The Internet, from The Economist

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Marketing in the digital age: A brand new game

27 August 2015 - 10:43am
UK Only Article:  standard article Issue:  The Great Fall of China Fly Title:  Marketing in the digital age Rubric:  As people spend more time on social media, advertisers are following them Location:  SAN FRANCISCO Main image:  20150829_WBD001_0.jpg EARLIER this year BMW advertised on WeChat, a popular messaging app in China with around 550m monthly users. But its ads were shown only to those whose profiles suggested they were potential buyers of expensive cars. Others were shown ads for more affordable stuff, such as smartphones. The campaign bruised a few egos. Some of those not shown the BMW ad complained, referring to themselves as diao, or (putting it politely) losers. The carmaker’s experience shows the complexities of advertising today, when it is so easy for dissatisfied customers to make their voices heard. But it was also an example of how marketing chiefs are struggling to find the right way to reach consumers on new ...

Alibaba: Clicks to bricks

13 August 2015 - 10:49am
UK Only Article:  standard article Issue:  Xi’s history lessons Fly Title:  Alibaba Rubric:  The Chinese online giant is looking for new sources of growth Location:  SHANGHAI “IN FIVE years, we will sell one trillion dollars.” That is the bet that Jack Ma, the chairman of Alibaba, made with American businessmen on a recent trip to Chicago. The Chinese firm is already the world’s biggest e-commerce outfit. But now Mr Ma thinks he can more than double the volume of sales on his firm’s online-sales platforms by 2020. First, he must win over investors. The firm’s shares have fallen sharply from their peak of $119 late last year, though at around $74 they remain above the $68 price at which they (or rather, shares in a “variable interest entity” linked to Alibaba, and registered in the Cayman Islands) were floated last September. On August 12th Alibaba unveiled its latest results. Its quarterly revenues grew by 28% year on year to 20.2 billion yuan ($3.3 billion), and profits rose by 23% to 10.6 billion ...

The future of Google: What's in a name?

11 August 2015 - 11:43am
UK Only Article:  standard article Fly Title:  The future of Google Rubric:  The internet giant has announced a new corporate structure IT MIGHT sound like the name of an imaginary firm designed by the characters on “Sesame Street”, a popular children’s programme, but on August 10th Google’s founders announced that they have chosen to rename their firm “Alphabet Inc.” In recent years Google, the giant internet firm, has started to look like its own Alphabet soup of different businesses, as it has expanded beyond its core business in online-search advertising to invest in building self-driving cars, wearable devices, smart cities and other ambitious but unprofitable projects. The new corporate structure could help streamline Google’s businesses and make shareholders calmer about how much Google is spending on its “moonshot” projects. Alphabet will serve as a holding company for the new Google, which will comprise all its advertising and internet businesses, such as YouTube, while other business units will run separately under Alphabet. Google, which has built an extremely profitable internet business by serving up instantaneous ...

Israel’s computer-security firms: Cyber-boom or cyber-bubble?

30 July 2015 - 11:08am
UK Only Article:  standard article Issue:  The $1-a-week school Fly Title:  Israel’s computer-security firms Rubric:  Internet security has become a bigger export earner than arms Location:  TEL AVIV Main image:  20150801_WBD001_0.jpg ISRAEL’S arms exports fell last year. Cutbacks in the defence budgets of many Western countries pushed the global sales of Israeli weapons systems down to $5.7 billion, $1 billion less than in 2013. Unexpectedly, another security-related industry took up the slack. For the first time, the country sold more cyber-wares than arms. According to figures published recently by the cyber-task-force in the prime minister’s office, in 2014 Israeli companies sold around $6 billion of internet-security software, equivalent to about a tenth of the entire worldwide sales of such stuff. A big chunk of that came from Check Point, best known for its ZoneAlarm antivirus software for home computers, and a provider of a ...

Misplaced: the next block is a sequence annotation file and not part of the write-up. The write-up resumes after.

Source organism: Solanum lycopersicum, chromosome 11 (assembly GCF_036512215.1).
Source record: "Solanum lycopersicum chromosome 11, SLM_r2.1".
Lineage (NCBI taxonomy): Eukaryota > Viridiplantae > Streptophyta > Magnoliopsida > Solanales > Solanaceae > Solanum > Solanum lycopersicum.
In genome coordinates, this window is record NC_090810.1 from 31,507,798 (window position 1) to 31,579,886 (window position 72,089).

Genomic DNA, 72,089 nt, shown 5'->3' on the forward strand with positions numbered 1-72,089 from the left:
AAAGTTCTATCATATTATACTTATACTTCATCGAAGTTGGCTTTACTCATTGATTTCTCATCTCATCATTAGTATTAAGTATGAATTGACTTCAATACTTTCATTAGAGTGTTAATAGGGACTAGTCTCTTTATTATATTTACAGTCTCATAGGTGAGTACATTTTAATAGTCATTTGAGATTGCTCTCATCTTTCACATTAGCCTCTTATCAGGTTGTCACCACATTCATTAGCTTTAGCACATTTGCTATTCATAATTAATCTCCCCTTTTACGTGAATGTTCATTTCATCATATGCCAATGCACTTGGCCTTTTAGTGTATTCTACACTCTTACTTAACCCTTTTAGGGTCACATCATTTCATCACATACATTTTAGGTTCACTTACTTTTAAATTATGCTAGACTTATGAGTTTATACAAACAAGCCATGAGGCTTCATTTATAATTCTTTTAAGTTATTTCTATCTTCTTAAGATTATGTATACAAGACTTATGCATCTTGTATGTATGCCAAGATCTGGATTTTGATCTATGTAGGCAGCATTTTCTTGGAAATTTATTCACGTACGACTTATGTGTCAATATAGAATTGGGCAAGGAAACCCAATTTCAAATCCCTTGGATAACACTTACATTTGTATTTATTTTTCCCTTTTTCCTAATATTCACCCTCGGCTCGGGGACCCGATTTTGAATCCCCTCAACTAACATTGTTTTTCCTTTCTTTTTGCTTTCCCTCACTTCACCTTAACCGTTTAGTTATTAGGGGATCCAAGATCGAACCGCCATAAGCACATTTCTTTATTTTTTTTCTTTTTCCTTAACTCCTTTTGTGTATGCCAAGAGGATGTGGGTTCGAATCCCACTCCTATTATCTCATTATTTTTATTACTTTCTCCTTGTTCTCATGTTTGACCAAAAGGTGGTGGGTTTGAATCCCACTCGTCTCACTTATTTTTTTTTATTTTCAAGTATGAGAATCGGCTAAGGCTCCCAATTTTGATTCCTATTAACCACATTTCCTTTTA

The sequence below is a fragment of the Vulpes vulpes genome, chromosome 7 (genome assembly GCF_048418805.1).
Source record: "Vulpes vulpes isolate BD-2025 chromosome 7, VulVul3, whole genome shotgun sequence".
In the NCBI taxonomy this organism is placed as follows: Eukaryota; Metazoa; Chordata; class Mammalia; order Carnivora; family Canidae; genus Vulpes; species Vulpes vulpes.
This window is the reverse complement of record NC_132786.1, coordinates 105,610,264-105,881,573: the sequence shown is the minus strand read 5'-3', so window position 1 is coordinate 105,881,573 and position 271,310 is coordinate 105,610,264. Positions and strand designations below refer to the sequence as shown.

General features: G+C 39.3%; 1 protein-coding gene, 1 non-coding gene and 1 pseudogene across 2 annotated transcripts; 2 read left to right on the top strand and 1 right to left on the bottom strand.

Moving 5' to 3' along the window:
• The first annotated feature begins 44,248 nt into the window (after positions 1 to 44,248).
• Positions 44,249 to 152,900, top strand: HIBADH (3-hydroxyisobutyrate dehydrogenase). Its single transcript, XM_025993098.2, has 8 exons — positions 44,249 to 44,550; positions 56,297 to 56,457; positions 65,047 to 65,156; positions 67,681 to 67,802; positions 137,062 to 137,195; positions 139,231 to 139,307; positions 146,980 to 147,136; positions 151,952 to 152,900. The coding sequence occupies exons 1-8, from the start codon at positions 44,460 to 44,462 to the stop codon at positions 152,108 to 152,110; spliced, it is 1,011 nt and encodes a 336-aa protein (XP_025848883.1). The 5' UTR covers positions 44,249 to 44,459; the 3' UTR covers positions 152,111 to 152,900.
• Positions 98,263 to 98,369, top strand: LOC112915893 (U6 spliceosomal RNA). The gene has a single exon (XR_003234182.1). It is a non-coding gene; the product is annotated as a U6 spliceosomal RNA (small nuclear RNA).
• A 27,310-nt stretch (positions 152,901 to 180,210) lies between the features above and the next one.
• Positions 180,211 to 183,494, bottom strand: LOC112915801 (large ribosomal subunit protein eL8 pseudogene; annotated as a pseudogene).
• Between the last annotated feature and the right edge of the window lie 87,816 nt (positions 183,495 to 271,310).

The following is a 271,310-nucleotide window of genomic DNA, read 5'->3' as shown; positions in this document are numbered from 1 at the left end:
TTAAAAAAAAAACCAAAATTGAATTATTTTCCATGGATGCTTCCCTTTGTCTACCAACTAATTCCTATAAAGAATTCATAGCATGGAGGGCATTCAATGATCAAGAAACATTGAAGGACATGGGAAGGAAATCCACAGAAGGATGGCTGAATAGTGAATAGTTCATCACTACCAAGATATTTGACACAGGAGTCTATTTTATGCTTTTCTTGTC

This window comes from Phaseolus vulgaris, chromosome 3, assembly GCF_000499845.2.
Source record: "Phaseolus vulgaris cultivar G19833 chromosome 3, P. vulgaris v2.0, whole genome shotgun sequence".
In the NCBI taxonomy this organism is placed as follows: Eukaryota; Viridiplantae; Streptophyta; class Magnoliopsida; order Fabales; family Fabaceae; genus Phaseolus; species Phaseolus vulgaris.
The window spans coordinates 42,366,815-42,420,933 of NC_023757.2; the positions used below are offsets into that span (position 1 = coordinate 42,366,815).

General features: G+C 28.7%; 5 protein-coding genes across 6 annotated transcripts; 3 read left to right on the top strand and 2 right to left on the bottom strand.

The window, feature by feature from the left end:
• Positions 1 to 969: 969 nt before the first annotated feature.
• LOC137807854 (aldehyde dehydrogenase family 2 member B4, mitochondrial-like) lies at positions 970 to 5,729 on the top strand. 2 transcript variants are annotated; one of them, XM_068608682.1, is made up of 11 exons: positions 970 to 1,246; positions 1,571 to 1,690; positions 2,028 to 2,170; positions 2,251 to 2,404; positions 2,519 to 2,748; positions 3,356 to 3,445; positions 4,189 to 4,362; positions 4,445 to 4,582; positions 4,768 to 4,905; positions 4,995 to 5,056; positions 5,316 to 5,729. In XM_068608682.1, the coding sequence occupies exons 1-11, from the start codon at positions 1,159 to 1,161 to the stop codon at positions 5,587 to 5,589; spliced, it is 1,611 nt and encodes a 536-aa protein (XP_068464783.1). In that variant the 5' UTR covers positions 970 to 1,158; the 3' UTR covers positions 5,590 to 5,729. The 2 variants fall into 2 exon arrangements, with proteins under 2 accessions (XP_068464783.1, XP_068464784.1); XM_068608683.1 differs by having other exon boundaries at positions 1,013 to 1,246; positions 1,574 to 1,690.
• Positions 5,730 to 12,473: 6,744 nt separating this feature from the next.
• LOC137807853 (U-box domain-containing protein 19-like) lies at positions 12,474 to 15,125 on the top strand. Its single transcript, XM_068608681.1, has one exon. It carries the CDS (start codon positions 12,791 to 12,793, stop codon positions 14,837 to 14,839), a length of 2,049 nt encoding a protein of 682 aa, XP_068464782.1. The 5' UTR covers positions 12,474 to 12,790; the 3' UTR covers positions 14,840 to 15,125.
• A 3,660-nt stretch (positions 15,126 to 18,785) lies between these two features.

Daily chart: Expanding America's broadband reach: Connect more

22 July 2015 - 9:03am
A DECADE ago, an internet connection capable of streaming a film or transmitting a video call was considered a luxury. Today, for much of the world, it is a necessity. On July 15th, President Barack Obama launched an initiative that he hopes will bring this necessity to more low-income American households. The program, called “ConnectHome”, is a partnership between government, tech companies and non-profit organisations that will provide low-cost broadband internet, digital literacy programs and other resources to 275,000 public-housing developments in 28 locations across the country.ConnectHome is the latest White House effort to bridge the so-called “digital divide”, the gap in IT access and know-how between the rich and the poor. America's digital divide has narrowed in recent years but is still large for a rich country. In 2013, for example, approximately 67% of households in the Bronx borough of New York City had a broadband internet subscription; 5% had an ultrahigh-speed fibre-optic connection. In Manhattan, just across the Harlem River, the figures were 80% and 9%, respectively.Tim Berners-Lee, inventor of the world wide web, once famously tweeted "this is for everyone" of his creation. If ConnectHome proves successful, that sentiment—for Americans at least—may be on the way to becoming a reality. 20150722 13:03:30 ...